The problem is the bit connecting the two and the passage of time and decay turning truth into lies. The matrix connecting requirements and solution, architecture and operations, theory and practice, design and build, dogma and pragmatism. Where the “why?” is lost and forgotten, myth becomes currency and where the rain dance needed each time the database fails-over originates. Not so much the whole truth and nothing but the truth, as truth in parts, assumptions throughout and lies overall.

The solution may be to spend more effort maintaining the repositories of knowledge – whether it’s documents, wikis or stone tablets sent from above. It’s just a shame that effort costs so much and is seen as being worth so little by most whilst providing the dogmatic few with the zeal to pursue a pointless agenda.

 

Come back Lotus Notes, all is forgiven!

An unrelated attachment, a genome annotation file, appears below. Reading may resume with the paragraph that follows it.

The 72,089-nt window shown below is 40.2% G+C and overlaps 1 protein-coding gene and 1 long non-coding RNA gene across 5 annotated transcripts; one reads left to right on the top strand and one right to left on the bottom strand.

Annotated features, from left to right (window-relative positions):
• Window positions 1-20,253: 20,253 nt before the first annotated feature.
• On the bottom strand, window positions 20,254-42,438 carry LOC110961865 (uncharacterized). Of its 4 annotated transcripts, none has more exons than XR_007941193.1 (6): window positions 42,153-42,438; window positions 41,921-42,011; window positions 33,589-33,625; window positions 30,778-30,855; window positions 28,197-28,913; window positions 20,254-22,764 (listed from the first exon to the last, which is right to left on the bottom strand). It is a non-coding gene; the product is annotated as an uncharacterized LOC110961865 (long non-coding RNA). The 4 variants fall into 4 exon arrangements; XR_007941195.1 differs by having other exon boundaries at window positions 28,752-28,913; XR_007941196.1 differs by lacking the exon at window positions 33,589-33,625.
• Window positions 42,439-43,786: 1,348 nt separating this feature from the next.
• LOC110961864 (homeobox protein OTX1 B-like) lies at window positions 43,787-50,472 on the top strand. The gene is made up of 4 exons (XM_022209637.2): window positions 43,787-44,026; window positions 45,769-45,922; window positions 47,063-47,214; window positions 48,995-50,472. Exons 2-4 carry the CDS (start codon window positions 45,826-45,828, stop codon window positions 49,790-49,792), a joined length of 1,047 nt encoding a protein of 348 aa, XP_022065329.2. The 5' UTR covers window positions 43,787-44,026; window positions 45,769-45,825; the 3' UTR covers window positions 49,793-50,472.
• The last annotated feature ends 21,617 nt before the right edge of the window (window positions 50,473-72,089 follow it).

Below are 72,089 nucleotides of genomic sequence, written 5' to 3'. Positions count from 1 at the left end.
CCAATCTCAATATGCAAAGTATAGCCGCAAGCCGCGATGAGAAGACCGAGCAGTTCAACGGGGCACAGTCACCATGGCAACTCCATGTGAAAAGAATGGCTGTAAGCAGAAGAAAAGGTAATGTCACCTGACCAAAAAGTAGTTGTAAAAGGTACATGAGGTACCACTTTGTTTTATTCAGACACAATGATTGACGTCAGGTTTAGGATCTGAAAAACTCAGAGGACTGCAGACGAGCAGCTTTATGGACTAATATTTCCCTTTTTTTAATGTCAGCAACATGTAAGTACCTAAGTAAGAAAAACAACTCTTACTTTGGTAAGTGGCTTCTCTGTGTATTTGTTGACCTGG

** Warning: Functional rant! **

I’ve spent a significant part of the past few years swearing at Lotus Notes. So much in fact that this post may be slightly bias as I struggle on a daily basis with the absence of my old adversary. Oh how I would prefer to face my old foe each morning…

Instead I face the miserable and shallow facade of functionality that is Microsoft Outlook and Lync. Yuck!

Meetings are regular missed as the pathetic reminder slides into view in the bottom right corner – cunningly; and silently, disguising itself behind another window (must have been designed for the NSA!). Scheduling a meeting is nigh on an impossibility; if you don’t get the time correct first time, start all over again. Viewing participants in a meeting? Clearly why would anyone want to…. Delegations are poorly communicated, attachments are obscured next to the subject… And so on…